# Computing Euler angles between two 3D points from Cartesian coordinates

We are given the three-dimensional cartesian coordinates of a point $$A$$, a point $$B$$ and a point $$C$$. The distance from $$A$$ to $$B$$ is the same as the distance from $$A$$ to $$C$$ ($$|\vec{AB}| = |\vec{AC}|)$$.

The goal is to compute the Euler angle triplet ($$\phi$$, $$\theta$$, $$\psi$$) which rotates the vector $$\vec{AB}$$ such that it aligns with $$\vec{AC}$$. These Euler angles describe a rotation around the $$z$$-axis followed by the $$y$$-axis and then finally the $$x$$-axis.

One approach would be to compute a rotation matrix $$R$$ that encompasses this rotation, and then compute the Euler angles by using $$R$$. This last step is described here: http://eecs.qmul.ac.uk/~gslabaugh/publications/euler.pdf and here https://web.mit.edu/2.05/www/Handout/HO2.PDF.

Then the question remains: how we do compute this general rotation matrix $$R$$ by only using the cartesian coordinates of $$A$$, $$B$$ and $$C$$? If we had the Euler angles, we could compute $$R = R_z(\phi)R_y(\theta)R_x(\psi)$$.

The question is similar to this one: Reaching a point B in Cartesian coordinate via Euler angles knows its initial point A Euler angles and Cartesian coordinates. However, I do not understand how the answer of the question leads to the general rotation matrix $$R$$. Instead, it describes how one can compute rotation matrices which map the axis unit vectors $$\hat{x}$$, $$\hat{y}$$, $$\hat{z}$$ onto the normalised vector $$\hat{AB}$$.

Any help will be greatly appreciated!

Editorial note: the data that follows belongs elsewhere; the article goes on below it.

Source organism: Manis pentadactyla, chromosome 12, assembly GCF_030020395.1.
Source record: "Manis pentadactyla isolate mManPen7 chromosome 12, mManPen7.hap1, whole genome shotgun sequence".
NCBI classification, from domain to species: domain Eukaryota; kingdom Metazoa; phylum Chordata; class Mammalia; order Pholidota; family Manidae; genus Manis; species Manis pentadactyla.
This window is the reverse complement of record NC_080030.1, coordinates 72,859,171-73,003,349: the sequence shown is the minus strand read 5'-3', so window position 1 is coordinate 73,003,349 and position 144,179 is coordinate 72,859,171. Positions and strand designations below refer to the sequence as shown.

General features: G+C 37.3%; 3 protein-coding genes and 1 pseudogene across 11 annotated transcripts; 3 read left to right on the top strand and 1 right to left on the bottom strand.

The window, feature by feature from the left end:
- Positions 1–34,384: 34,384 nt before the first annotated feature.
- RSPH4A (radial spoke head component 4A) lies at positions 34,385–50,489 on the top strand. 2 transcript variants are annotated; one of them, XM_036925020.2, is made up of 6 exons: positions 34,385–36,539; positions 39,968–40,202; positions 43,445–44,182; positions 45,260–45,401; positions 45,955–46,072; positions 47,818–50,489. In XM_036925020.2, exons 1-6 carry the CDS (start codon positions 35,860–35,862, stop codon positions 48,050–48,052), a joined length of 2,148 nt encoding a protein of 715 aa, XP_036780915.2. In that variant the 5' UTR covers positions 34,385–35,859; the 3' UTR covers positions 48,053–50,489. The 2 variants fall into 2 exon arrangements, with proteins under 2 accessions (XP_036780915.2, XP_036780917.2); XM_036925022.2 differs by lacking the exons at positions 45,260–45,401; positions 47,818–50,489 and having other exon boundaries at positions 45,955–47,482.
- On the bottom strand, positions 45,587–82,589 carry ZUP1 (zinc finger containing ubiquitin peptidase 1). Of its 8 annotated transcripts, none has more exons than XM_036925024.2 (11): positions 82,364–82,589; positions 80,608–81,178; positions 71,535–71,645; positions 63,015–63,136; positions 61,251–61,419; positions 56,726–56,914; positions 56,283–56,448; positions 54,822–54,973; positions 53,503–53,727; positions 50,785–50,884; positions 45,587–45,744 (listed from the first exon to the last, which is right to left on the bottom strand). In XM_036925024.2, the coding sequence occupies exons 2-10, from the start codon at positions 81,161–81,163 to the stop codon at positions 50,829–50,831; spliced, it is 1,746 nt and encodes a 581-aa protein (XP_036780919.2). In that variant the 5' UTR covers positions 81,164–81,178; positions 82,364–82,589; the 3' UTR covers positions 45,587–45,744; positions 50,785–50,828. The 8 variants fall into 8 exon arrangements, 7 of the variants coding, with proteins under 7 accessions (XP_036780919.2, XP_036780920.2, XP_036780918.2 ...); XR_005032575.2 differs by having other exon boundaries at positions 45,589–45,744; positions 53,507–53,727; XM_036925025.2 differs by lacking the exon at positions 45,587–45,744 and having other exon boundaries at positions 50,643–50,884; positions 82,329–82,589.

Project $$\vec{AB}$$ onto the $$x,y$$ plane. Find the angle the projected vector makes with the $$x$$ axis.

Construct a vector in the $$x,y$$ plane of the same length as the projected vector, but whose $$y$$ component is the same as the $$y$$ component of $$\vec{AC}.$$ For example, if the length of the projected vector is $$r_1$$ and the $$y$$ component of $$\vec{AC}$$ is $$y_2,$$ then a vector of length $$r_1$$ at angle $$\arcsin(y_2/r_1)$$ with the $$x$$ axis will do.

The $$z$$ rotation angle will be the difference between the angles these two vectors make with the $$x$$ axis. You will need to pay attention to the signs of angles in order to find a rotation angle of the correct magnitude and direction.

After performing the $$z$$ rotation on $$\vec{AB},$$ you will have a vector $$v$$ with the same $$y$$ coordinate as $$\vec{AC}.$$ Project both vectors onto the $$x,z$$ plane, measure their angles with the $$x$$ axis, and determine the rotation angle around the $$y$$ axis that rotates $$v$$ onto $$\vec{AC}.$$

You do not need a rotation around the $$x$$ axis.

• I should first have asked: do you really want Euler angles for their own sake, or are they just a known way to get a rotation matrix? Because if you just want a rotation matrix, there are other questions that pose the question better than the linked one. Commented Apr 20, 2022 at 16:47

You can find a nice simple formula for computing the rotation matrix from the two given vectors here.

Then the two references you cited tell you how to obtain Euler angles from any given rotation matrix. But you need to read carefully, because there are numerous different definitions of Euler angles.